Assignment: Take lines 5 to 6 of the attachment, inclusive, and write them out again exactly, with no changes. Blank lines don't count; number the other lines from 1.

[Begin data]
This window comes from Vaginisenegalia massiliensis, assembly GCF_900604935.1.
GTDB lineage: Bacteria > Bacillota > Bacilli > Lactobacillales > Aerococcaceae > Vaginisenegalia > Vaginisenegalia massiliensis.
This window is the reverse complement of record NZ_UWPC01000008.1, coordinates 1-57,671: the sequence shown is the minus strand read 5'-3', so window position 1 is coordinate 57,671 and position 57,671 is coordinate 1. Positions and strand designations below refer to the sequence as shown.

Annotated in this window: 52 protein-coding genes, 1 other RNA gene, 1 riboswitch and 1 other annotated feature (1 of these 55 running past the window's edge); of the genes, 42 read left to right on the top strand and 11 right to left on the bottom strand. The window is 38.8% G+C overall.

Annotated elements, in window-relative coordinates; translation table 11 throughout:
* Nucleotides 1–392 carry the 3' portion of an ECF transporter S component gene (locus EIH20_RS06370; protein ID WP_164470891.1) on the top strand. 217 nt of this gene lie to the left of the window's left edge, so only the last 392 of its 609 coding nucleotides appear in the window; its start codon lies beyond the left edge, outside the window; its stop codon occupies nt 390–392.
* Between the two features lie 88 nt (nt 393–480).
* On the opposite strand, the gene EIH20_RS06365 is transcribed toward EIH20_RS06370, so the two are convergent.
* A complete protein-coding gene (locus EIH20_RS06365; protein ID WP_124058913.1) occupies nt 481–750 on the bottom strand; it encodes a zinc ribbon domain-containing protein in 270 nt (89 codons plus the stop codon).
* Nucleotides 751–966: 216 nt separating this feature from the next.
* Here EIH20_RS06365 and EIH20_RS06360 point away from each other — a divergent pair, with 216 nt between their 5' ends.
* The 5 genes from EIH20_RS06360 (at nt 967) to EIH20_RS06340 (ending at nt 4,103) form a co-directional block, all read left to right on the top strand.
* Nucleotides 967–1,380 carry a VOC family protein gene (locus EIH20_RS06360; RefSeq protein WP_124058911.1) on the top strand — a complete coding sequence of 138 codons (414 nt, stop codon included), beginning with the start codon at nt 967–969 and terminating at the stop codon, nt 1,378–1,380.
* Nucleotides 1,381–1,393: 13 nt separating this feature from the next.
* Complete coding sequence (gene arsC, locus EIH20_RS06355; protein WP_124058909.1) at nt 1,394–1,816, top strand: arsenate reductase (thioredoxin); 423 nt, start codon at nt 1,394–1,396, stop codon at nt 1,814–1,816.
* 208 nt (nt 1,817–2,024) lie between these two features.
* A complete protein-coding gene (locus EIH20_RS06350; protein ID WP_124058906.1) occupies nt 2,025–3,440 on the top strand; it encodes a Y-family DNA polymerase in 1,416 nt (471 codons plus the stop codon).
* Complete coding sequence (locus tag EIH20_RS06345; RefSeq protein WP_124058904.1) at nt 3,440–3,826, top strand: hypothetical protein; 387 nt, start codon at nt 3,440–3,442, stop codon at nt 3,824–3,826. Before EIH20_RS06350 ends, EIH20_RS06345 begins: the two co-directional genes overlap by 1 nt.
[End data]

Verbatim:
Annotated elements, in window-relative coordinates; translation table 11 throughout:
* Nucleotides 1–392 carry the 3' portion of an ECF transporter S component gene (locus EIH20_RS06370; protein ID WP_164470891.1) on the top strand. 217 nt of this gene lie to the left of the window's left edge, so only the last 392 of its 609 coding nucleotides appear in the window; its start codon lies beyond the left edge, outside the window; its stop codon occupies nt 390–392.